BELLEAIR, FLORIDA | Before this year’s Solheim Cup at Inverness, the name Leona Maguire didn’t ring many bells outside the women’s golf community. Hers was a story you would’ve had to follow since her collegiate days as a Duke Blue Devil to understand the magnitude of what she’s accomplished and the high bar she set for her successors.
Maguire was a two-time ANNIKA Award winner who set the record with 135 weeks as No. 1 in the World Amateur Golf Rankings. She finished second in the NCAA National Championships twice and was a four-time All-American. Not to mention, she represented Ireland at the 2016 Olympics in Rio, finishing in a tie for 21st. And she won the R&A’s prestigious Women’s Amateur Championship in 2017.
Though she’s been a professional since mid-2018, the Solheim Cup in Toledo foisted the Irishwoman to the forefront after Maguire went on an unbeatable tear, carding 4 ½ points for the victorious European side. She was, by all accounts, the woman of the match. After her performance, the collective golf world was jonesing for more Leona. Fans wanted to know everything they could about the 26-year-old. Ireland welcomed her home with open arms and Maguire, no matter how the rest of her career turns out, will always be remembered for the 2021 Solheim.
“It was basically like St. Patrick's Day in Ireland,” she said. “The best part was seeing people happy and excited again. I brought a smile and joy to so many people. We had minimal crowds in Toledo, but we knew people were following along on social media at home. People that never normally watch golf, people that normally never watch women's golf. It was nothing like I've ever experienced before.
“It was incredible. I went through my hometown in a convertible gold BMW with a LEONA license plate. For them to see me compete, they kind of understood what I do now a little bit. It was nice to see them excited about golf, and hopefully there are a few young girls and boys in Ireland that have taken up golf because of that.”
After the hoopla, it was back to work for Maguire, back to the grind of regular-season tour stops, back down to Earth. Coming into this week’s Pelican Women’s Championship presented by Konica Minolta and Raymond James, she hadn’t seen anything better than a top-35. But with coach Shane O’Grady stateside for the first time in two years and a renewed confidence in her ball-striking, Maguire fired a bogey-free, 8-under 62, good for the 18-hole lead and besting both the course and tournament records by two.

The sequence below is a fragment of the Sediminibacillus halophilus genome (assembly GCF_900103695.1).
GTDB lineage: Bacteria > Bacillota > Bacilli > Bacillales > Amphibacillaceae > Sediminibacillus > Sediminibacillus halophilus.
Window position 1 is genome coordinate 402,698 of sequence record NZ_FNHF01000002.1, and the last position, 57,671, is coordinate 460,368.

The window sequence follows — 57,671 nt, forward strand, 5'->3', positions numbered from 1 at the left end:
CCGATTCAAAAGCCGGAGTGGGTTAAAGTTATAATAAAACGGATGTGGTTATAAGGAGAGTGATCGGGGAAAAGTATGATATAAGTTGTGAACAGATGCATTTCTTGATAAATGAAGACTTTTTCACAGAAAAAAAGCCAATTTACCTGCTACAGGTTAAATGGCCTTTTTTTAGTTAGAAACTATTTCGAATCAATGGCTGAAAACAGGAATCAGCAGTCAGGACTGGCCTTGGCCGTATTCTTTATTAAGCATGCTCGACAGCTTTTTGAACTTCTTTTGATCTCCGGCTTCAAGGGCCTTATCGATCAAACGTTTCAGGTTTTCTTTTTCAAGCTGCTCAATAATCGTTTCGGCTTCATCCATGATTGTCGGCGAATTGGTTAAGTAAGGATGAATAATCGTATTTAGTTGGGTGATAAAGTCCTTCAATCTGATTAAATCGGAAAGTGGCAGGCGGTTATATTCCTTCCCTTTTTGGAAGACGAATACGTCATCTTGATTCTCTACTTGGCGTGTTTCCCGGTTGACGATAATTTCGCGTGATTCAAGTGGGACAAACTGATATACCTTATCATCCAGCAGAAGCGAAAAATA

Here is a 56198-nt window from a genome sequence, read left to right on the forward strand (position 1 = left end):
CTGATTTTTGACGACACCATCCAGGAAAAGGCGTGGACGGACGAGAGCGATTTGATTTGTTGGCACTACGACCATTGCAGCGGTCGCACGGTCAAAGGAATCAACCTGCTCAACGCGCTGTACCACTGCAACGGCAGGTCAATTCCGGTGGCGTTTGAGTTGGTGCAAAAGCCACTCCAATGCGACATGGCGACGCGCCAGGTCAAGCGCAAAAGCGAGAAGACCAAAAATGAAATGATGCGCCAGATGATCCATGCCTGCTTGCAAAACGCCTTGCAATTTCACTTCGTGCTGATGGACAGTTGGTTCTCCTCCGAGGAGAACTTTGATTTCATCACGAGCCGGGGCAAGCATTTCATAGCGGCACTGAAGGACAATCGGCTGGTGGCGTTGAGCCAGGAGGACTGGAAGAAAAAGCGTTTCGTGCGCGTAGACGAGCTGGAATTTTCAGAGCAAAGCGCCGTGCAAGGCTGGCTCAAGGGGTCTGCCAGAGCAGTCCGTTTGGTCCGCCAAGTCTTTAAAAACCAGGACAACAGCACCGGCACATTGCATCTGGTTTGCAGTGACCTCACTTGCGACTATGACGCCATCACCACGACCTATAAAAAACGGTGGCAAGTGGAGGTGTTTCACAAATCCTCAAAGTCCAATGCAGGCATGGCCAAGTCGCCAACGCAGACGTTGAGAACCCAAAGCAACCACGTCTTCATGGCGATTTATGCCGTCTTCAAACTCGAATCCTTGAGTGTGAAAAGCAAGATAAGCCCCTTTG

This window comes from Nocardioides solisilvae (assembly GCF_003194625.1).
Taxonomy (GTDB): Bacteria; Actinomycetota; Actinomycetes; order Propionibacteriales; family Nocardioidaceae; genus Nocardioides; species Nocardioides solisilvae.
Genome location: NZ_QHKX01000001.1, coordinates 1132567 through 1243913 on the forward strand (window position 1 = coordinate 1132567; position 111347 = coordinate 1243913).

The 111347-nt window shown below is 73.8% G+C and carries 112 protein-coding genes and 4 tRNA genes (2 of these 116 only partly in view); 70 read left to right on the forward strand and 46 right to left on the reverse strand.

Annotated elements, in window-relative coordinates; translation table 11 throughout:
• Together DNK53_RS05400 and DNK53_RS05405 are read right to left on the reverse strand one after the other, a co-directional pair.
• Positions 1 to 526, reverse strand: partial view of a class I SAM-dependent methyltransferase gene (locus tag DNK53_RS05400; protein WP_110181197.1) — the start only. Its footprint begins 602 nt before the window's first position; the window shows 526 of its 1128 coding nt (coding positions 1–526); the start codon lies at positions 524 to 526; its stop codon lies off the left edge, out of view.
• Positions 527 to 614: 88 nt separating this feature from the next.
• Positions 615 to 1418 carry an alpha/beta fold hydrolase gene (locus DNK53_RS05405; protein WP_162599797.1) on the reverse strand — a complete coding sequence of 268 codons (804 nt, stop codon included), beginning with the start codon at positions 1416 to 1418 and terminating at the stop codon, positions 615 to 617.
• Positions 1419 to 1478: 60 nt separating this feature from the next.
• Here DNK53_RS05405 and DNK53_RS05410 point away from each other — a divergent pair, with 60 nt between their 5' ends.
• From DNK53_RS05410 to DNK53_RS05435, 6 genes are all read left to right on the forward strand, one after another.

“I didn't hit my irons very well in Korea,” she said. “I really struggled with the grasses so it's nice to be back on Bermuda again for a few weeks. I hit a lot of greens and holed some nice putts. Probably the best I've drove it in quite a while. Had a lot of control over my golf ball today which is key on this golf course just the way the greens are. They're definitely more receptive than last year, so nice to be able to go at a few more pins. Just getting that neutral ball flight back in. I play my best when I have little or no shape on my ball so getting back to that. That's been good here. Being able to hit it in those right sections of the greens, and even when I slightly missed the green it was still a pretty simple two-putt.”
While her scores have been a wee bit sluggish as of late, Maguire isn’t a stranger to the top of the leaderboard. She’s had five top-10 finishes this season, including two close calls at the LOTTE Championship and Meijer LPGA Classic. As far as breaking tournament and course records go, Leona is blissfully unaware of how many times she’s done so. And that says more about where her head is at than anything. The focus is simply on the golf shots, on giving herself as many birdie opportunities as possible, on tracking down that elusive first win.
But it’s the confidence derived from her world-beating week at Inverness that’s made Maguire even more deadly on the course. And it’s the lessons she learned that week and the faith her team and her country had in her that are the most validating, proving to Maguire that she’s more than capable of becoming one of the game’s best.
“Solheim, it's a team event, a match play event. It's a little bit different. I think I was a little bit surprised by how much confidence Beany had in me and the captains and my teammates as well,” Maguire said. “Obviously, that's a confidence booster when you have the validation of your peers as well. But also being able to hit those shots when I needed it. I felt like I holed putts when I really needed to at Solheim.
“I mean, any time you play with the best players in the world you try and pick up from them, learn from them. It was nice to be in that team environment again. I had missed that from Duke. It almost felt like I was back in college again in Solheim. I suppose I'm trying to get back to that mentality a little bit. Just believing in myself and playing my own game and doing what I do best.”